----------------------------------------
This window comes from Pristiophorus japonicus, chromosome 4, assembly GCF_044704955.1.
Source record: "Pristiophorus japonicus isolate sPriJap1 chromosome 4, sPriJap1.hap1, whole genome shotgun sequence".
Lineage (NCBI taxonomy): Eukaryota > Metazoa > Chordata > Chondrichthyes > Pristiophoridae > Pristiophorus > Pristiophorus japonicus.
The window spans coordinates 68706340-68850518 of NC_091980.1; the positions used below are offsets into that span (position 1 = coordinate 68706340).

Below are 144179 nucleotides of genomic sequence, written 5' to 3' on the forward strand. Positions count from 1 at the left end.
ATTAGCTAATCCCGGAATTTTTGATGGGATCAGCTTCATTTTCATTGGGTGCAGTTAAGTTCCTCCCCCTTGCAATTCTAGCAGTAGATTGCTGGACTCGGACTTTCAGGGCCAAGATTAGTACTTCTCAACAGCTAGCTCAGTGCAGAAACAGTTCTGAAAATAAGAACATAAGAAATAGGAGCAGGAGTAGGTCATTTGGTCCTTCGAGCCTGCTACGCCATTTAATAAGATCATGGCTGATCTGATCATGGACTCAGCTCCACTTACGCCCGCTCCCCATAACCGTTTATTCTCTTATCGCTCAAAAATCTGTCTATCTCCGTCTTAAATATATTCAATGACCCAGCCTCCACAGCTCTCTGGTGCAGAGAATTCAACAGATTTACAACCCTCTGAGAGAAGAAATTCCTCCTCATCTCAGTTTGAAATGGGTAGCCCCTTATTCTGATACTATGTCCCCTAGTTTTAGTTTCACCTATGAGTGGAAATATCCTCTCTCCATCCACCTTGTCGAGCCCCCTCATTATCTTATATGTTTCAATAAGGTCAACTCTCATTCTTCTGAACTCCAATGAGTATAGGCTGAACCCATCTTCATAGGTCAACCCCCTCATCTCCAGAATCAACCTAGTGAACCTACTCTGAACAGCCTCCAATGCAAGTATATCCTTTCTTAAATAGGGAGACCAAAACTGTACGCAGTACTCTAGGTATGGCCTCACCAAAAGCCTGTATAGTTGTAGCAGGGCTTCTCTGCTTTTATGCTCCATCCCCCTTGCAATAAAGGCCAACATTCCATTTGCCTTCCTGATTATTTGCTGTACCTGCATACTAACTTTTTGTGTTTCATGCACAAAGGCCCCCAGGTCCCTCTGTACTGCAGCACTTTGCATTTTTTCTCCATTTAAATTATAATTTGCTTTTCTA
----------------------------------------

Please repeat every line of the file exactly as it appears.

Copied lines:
This window comes from Pristiophorus japonicus, chromosome 4, assembly GCF_044704955.1.
Source record: "Pristiophorus japonicus isolate sPriJap1 chromosome 4, sPriJap1.hap1, whole genome shotgun sequence".
Lineage (NCBI taxonomy): Eukaryota > Metazoa > Chordata > Chondrichthyes > Pristiophoridae > Pristiophorus > Pristiophorus japonicus.
The window spans coordinates 68706340-68850518 of NC_091980.1; the positions used below are offsets into that span (position 1 = coordinate 68706340).

Below are 144179 nucleotides of genomic sequence, written 5' to 3' on the forward strand. Positions count from 1 at the left end.
ATTAGCTAATCCCGGAATTTTTGATGGGATCAGCTTCATTTTCATTGGGTGCAGTTAAGTTCCTCCCCCTTGCAATTCTAGCAGTAGATTGCTGGACTCGGACTTTCAGGGCCAAGATTAGTACTTCTCAACAGCTAGCTCAGTGCAGAAACAGTTCTGAAAATAAGAACATAAGAAATAGGAGCAGGAGTAGGTCATTTGGTCCTTCGAGCCTGCTACGCCATTTAATAAGATCATGGCTGATCTGATCATGGACTCAGCTCCACTTACGCCCGCTCCCCATAACCGTTTATTCTCTTATCGCTCAAAAATCTGTCTATCTCCGTCTTAAATATATTCAATGACCCAGCCTCCACAGCTCTCTGGTGCAGAGAATTCAACAGATTTACAACCCTCTGAGAGAAGAAATTCCTCCTCATCTCAGTTTGAAATGGGTAGCCCCTTATTCTGATACTATGTCCCCTAGTTTTAGTTTCACCTATGAGTGGAAATATCCTCTCTCCATCCACCTTGTCGAGCCCCCTCATTATCTTATATGTTTCAATAAGGTCAACTCTCATTCTTCTGAACTCCAATGAGTATAGGCTGAACCCATCTTCATAGGTCAACCCCCTCATCTCCAGAATCAACCTAGTGAACCTACTCTGAACAGCCTCCAATGCAAGTATATCCTTTCTTAAATAGGGAGACCAAAACTGTACGCAGTACTCTAGGTATGGCCTCACCAAAAGCCTGTATAGTTGTAGCAGGGCTTCTCTGCTTTTATGCTCCATCCCCCTTGCAATAAAGGCCAACATTCCATTTGCCTTCCTGATTATTTGCTGTACCTGCATACTAACTTTTTGTGTTTCATGCACAAAGGCCCCCAGGTCCCTCTGTACTGCAGCACTTTGCATTTTTTCTCCATTTAAATTATAATTTGCTTTTCTA